Thousands of Black women began using the hashtag #BlackWomenAtWork on Twitter this week to share their experiences of bigotry in the workplace.
The hashtag was started by a woman named Brittany Packnett to illustrate that, what had recently happened to congresswoman Maxine Waters, was no isolated event. Black women too often experience being disrespected and undermined in the workplace which is magnified within the intersections of gender and race.
“When you have been called “mean” “unfriendly” and “aggressive” during a meeting for disagreeing with a white male colleague.” #BlackWomenAtWork
“My education, work history, experience, preparation, and efficiency disregarded and minimized all day everyday.” #BlackWomenAtWork
“I came up with an idea and did the labor. My boss, who called herself a feminist, tried to take it and make it her own.” #BlackWomenAtWork
“Don’t be too loud, they’ll get scared. Don’t be too quiet they’ll think you’re uninterested. Smile so they won’t be scared.” #BlackWomenAtWork
“Student Evals Every SINGLE Semester: She ONLY teaches about race and gender.
Me: My class is ABOUT race and gender.” #BlackWomenAtWork
#BlackWomenAtWork “Stop asking us are we mad because we are not walking around with a goofy grin just to make you feel comfortable.”
This hashtag and the sharing of events came about when Bill O’reilly clowned Maxine Waters on Fox and Friends about a speech she recently gave on the House floor where she discredited and denounced Donald Trump.
After the clip, Bill O’reilly said of Waters, “I didn’t hear a word she said. I was looking at the James Brown wig.”
After O’reilly’s comments, a 2012 video began to resurface of Fox News host Eric Bolling also responding to one of Ms. Waters floor speeches.
Bolling responding that Waters put the crack pipe down after she announced going up for a seat that would soon become open, made me feel some kind of way.
I definitely feel that their attempts at personally attacking Ms. Waters, is just a way to try and discredit or downplay her insight and opinions.
B0lling’s comments and the #Blackwomenatwork hashtag remind me of why I am in no rush to climb the ladder within the corporate world. I loathe having to try and attain and maintain a job at a good paying company because I know that my Black face and overall Blackness within a white dominated and owned space comes with its own sets of issues. Spending the last 5 years at a predominately white university I am all too familiar with this new form of subtle bigotry from white folks that is labeled “micro-aggressions” and “unconscious biases.” Whatever the code name, it adds unnecessary stress to Black people within these spaces and makes someone like me want to avoid that as much as possible.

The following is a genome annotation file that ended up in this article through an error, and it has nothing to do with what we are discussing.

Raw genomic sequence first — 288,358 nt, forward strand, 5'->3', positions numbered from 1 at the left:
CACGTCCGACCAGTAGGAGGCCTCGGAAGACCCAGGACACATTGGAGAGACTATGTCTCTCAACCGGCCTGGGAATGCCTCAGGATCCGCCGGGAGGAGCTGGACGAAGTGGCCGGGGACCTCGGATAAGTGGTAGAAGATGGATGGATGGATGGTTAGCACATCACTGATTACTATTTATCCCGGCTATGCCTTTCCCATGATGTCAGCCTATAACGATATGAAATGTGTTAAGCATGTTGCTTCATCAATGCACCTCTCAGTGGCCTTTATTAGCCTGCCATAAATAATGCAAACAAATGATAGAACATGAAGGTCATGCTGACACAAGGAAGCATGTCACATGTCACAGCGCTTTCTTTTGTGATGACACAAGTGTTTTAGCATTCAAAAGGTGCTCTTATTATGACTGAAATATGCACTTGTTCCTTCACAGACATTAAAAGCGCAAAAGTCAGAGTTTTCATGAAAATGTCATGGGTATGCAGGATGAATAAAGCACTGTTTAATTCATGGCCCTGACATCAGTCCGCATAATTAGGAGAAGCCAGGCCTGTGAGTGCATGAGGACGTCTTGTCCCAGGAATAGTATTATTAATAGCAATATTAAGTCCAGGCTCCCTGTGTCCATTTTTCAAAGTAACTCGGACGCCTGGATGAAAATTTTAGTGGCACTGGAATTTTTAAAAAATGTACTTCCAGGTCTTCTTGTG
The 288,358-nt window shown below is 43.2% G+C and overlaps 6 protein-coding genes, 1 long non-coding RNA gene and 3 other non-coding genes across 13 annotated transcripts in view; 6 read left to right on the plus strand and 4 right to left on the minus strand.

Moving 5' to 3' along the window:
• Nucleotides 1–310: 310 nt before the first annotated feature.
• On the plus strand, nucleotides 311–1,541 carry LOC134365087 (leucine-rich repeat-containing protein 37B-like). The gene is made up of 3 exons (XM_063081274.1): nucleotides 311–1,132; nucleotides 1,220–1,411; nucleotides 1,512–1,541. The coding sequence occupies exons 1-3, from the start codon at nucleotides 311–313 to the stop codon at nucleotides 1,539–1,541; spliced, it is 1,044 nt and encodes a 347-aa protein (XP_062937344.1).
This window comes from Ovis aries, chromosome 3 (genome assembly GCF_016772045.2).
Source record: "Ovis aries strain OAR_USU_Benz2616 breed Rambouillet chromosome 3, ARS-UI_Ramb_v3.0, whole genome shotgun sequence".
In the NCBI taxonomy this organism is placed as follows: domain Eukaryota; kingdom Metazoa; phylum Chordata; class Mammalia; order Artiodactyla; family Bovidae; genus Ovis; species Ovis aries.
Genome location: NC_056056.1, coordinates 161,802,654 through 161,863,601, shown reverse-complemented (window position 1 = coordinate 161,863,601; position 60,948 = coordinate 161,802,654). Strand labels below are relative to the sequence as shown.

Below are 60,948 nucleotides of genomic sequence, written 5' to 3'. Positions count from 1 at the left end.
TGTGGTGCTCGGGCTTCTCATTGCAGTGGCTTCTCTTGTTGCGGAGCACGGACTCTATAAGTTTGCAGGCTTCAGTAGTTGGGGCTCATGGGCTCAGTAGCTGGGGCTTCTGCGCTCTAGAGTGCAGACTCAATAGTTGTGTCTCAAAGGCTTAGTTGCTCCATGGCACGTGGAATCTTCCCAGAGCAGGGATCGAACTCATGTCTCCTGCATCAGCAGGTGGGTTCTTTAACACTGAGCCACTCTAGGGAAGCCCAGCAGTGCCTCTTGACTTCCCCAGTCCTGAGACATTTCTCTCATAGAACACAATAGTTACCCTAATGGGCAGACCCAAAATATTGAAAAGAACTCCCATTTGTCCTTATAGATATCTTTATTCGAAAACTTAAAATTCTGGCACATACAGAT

In white dominated spaces Black people constantly have to police themselves so that they are not playing into stereotypes that whites have of them, which is often times unavoidable. I know that I must always make sure that I am not seeming aggressive and angry, I have to cut people slack who say things that might offend me, I run the risk of always being undermined and having to prove my worth to people whose precense and mediocracy have worked for them their whole lives.
This comes to much of a surprise to me having spent my whole life in South Central, Los Angeles segregated with Blacks and Hispanics. To go from this, to mainstream America which comes with its own rules, ideas and regulations, made me once think to myself, I see why some people just stay within the confines of the inner city, mainstream America is its own beast…
All of this, is the reason why my goal is autonomous Black businesses. I do not have the time to prove that I am worthy of some position that I will most likely be looked over for anyways. I want to be the boss of myself and prove myself, to myself.
I know however, that coming from the inner city I have little next to nothing in terms of resources or wealth to start a business so I must work for someone, save money and invest it to eventually acquire residual income and ultimately wealth. This is extremely important as someone from the inner city where we have been systematically attacked and disenfranchised as to keep us away from acquiring large amounts of wealth. Working for someone else especially what they paying these days, will have me living paycheck to paycheck my whole life and continue the designed cycle of dying broke and Black in America.
“The invisible walls of a segregated society are not only damaging but protective in some debilitating way. There is considerable psychological safety in the ghetto; there one lives among one’s own and does not risk rejection among strangers. One first becomes aware of the psychological damage of such safety when the walls of the ghetto are breached and the negro ventures into the repressive, frightening white world. Some negroes prefer to stay in the ghetto, particularly those who have developed seemingly effective defenses to protect themselves against hurt and those who have profited from the less competitive segregated society.” Dark Ghetto Kenneth B. Clark